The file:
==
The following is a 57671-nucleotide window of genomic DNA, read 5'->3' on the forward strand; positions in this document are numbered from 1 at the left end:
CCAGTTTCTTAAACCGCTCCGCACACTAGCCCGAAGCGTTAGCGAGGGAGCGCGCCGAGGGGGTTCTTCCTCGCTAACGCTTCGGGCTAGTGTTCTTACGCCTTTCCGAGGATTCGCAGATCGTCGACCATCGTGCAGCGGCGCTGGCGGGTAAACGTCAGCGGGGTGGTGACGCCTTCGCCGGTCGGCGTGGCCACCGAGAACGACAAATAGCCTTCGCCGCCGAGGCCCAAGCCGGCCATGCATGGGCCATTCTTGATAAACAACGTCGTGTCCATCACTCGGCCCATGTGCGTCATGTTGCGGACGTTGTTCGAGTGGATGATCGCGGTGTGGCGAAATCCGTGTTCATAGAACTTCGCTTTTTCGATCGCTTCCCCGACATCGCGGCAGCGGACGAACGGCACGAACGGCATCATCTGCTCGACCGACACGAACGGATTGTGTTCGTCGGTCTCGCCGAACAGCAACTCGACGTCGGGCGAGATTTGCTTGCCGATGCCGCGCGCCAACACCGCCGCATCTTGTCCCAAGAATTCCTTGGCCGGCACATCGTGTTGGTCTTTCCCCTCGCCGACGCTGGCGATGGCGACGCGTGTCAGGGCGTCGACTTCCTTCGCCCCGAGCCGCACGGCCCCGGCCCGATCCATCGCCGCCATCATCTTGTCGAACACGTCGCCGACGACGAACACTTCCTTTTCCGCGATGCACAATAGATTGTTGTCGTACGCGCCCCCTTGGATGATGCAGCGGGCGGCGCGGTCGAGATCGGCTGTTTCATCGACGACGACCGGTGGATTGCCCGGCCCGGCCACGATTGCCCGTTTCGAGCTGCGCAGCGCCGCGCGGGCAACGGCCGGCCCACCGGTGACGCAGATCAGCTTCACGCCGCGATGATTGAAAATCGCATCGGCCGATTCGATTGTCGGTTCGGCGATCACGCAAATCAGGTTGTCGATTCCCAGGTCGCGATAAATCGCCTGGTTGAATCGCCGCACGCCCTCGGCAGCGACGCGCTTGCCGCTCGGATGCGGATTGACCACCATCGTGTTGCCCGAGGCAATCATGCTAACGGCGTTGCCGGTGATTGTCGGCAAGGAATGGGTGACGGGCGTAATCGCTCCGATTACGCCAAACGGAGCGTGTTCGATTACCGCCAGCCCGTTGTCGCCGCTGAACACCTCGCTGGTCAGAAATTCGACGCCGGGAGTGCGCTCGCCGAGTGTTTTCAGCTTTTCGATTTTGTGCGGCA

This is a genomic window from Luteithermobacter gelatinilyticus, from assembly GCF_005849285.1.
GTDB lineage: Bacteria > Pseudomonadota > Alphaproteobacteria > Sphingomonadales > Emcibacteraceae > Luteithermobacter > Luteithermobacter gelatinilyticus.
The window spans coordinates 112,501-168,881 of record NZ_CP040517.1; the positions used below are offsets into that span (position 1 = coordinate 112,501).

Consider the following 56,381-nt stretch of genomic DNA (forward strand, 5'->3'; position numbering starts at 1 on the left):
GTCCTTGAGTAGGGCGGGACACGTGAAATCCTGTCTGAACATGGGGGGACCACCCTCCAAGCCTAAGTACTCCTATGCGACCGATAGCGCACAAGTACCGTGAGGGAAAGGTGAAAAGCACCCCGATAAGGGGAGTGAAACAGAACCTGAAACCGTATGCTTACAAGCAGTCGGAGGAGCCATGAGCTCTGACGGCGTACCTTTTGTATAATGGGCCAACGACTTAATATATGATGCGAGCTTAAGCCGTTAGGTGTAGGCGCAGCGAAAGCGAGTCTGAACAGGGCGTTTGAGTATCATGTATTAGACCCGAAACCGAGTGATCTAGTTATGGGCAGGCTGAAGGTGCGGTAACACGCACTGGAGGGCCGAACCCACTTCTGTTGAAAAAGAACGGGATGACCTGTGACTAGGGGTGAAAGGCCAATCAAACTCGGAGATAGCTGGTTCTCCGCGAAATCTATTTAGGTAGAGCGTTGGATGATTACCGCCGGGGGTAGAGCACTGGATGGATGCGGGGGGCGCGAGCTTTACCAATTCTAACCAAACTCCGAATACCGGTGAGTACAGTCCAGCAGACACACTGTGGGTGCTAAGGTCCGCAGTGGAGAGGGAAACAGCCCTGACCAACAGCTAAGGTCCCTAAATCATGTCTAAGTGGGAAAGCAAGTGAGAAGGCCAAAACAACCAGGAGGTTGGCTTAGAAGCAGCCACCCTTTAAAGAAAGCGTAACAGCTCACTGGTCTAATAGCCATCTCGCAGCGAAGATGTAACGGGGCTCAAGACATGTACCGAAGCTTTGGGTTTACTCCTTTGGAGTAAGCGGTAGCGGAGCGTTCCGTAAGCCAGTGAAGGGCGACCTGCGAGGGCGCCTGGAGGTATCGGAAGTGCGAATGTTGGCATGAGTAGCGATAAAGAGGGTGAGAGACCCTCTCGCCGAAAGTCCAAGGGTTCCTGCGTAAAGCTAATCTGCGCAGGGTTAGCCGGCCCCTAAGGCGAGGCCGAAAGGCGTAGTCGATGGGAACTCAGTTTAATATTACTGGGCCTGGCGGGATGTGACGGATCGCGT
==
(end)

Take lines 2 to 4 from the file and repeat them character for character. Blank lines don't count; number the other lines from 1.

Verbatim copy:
CCAGTTTCTTAAACCGCTCCGCACACTAGCCCGAAGCGTTAGCGAGGGAGCGCGCCGAGGGGGTTCTTCCTCGCTAACGCTTCGGGCTAGTGTTCTTACGCCTTTCCGAGGATTCGCAGATCGTCGACCATCGTGCAGCGGCGCTGGCGGGTAAACGTCAGCGGGGTGGTGACGCCTTCGCCGGTCGGCGTGGCCACCGAGAACGACAAATAGCCTTCGCCGCCGAGGCCCAAGCCGGCCATGCATGGGCCATTCTTGATAAACAACGTCGTGTCCATCACTCGGCCCATGTGCGTCATGTTGCGGACGTTGTTCGAGTGGATGATCGCGGTGTGGCGAAATCCGTGTTCATAGAACTTCGCTTTTTCGATCGCTTCCCCGACATCGCGGCAGCGGACGAACGGCACGAACGGCATCATCTGCTCGACCGACACGAACGGATTGTGTTCGTCGGTCTCGCCGAACAGCAACTCGACGTCGGGCGAGATTTGCTTGCCGATGCCGCGCGCCAACACCGCCGCATCTTGTCCCAAGAATTCCTTGGCCGGCACATCGTGTTGGTCTTTCCCCTCGCCGACGCTGGCGATGGCGACGCGTGTCAGGGCGTCGACTTCCTTCGCCCCGAGCCGCACGGCCCCGGCCCGATCCATCGCCGCCATCATCTTGTCGAACACGTCGCCGACGACGAACACTTCCTTTTCCGCGATGCACAATAGATTGTTGTCGTACGCGCCCCCTTGGATGATGCAGCGGGCGGCGCGGTCGAGATCGGCTGTTTCATCGACGACGACCGGTGGATTGCCCGGCCCGGCCACGATTGCCCGTTTCGAGCTGCGCAGCGCCGCGCGGGCAACGGCCGGCCCACCGGTGACGCAGATCAGCTTCACGCCGCGATGATTGAAAATCGCATCGGCCGATTCGATTGTCGGTTCGGCGATCACGCAAATCAGGTTGTCGATTCCCAGGTCGCGATAAATCGCCTGGTTGAATCGCCGCACGCCCTCGGCAGCGACGCGCTTGCCGCTCGGATGCGGATTGACCACCATCGTGTTGCCCGAGGCAATCATGCTAACGGCGTTGCCGGTGATTGTCGGCAAGGAATGGGTGACGGGCGTAATCGCTCCGATTACGCCAAACGGAGCGTGTTCGATTACCGCCAGCCCGTTGTCGCCGCTGAACACCTCGCTGGTCAGAAATTCGACGCCGGGAGTGCGCTCGCCGAGTGTTTTCAGCTTTTCGATTTTGTGCGGCA

This is a genomic window from Luteithermobacter gelatinilyticus, from assembly GCF_005849285.1.
GTDB lineage: Bacteria > Pseudomonadota > Alphaproteobacteria > Sphingomonadales > Emcibacteraceae > Luteithermobacter > Luteithermobacter gelatinilyticus.